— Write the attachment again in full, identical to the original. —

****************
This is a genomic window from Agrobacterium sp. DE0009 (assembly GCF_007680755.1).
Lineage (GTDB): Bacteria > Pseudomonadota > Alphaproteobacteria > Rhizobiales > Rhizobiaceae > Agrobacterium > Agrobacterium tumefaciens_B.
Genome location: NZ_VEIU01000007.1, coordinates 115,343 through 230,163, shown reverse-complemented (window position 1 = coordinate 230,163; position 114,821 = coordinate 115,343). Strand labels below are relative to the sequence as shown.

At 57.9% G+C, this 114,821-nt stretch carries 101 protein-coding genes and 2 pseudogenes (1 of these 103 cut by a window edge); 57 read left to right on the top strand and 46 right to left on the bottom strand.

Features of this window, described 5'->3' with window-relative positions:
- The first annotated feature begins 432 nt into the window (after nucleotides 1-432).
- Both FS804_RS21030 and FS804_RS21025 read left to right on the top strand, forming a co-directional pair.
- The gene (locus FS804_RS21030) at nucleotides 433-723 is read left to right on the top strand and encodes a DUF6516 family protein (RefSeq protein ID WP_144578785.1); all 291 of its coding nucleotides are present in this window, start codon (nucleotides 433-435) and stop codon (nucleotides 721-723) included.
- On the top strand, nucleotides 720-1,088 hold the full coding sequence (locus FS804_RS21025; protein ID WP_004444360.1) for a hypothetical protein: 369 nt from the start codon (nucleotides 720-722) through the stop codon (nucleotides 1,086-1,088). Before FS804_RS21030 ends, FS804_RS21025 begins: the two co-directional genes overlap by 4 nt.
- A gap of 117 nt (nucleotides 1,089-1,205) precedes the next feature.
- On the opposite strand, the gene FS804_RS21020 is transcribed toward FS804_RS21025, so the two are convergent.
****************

This is a genomic window from Agrobacterium sp. DE0009 (assembly GCF_007680755.1).
Lineage (GTDB): Bacteria > Pseudomonadota > Alphaproteobacteria > Rhizobiales > Rhizobiaceae > Agrobacterium > Agrobacterium tumefaciens_B.
Genome location: NZ_VEIU01000007.1, coordinates 115,343 through 230,163, shown reverse-complemented (window position 1 = coordinate 230,163; position 114,821 = coordinate 115,343). Strand labels below are relative to the sequence as shown.

At 57.9% G+C, this 114,821-nt stretch carries 101 protein-coding genes and 2 pseudogenes (1 of these 103 cut by a window edge); 57 read left to right on the top strand and 46 right to left on the bottom strand.

Features of this window, described 5'->3' with window-relative positions:
- The first annotated feature begins 432 nt into the window (after nucleotides 1-432).
- Both FS804_RS21030 and FS804_RS21025 read left to right on the top strand, forming a co-directional pair.
- The gene (locus FS804_RS21030) at nucleotides 433-723 is read left to right on the top strand and encodes a DUF6516 family protein (RefSeq protein ID WP_144578785.1); all 291 of its coding nucleotides are present in this window, start codon (nucleotides 433-435) and stop codon (nucleotides 721-723) included.
- On the top strand, nucleotides 720-1,088 hold the full coding sequence (locus FS804_RS21025; protein ID WP_004444360.1) for a hypothetical protein: 369 nt from the start codon (nucleotides 720-722) through the stop codon (nucleotides 1,086-1,088). Before FS804_RS21030 ends, FS804_RS21025 begins: the two co-directional genes overlap by 4 nt.
- A gap of 117 nt (nucleotides 1,089-1,205) precedes the next feature.
- On the opposite strand, the gene FS804_RS21020 is transcribed toward FS804_RS21025, so the two are convergent.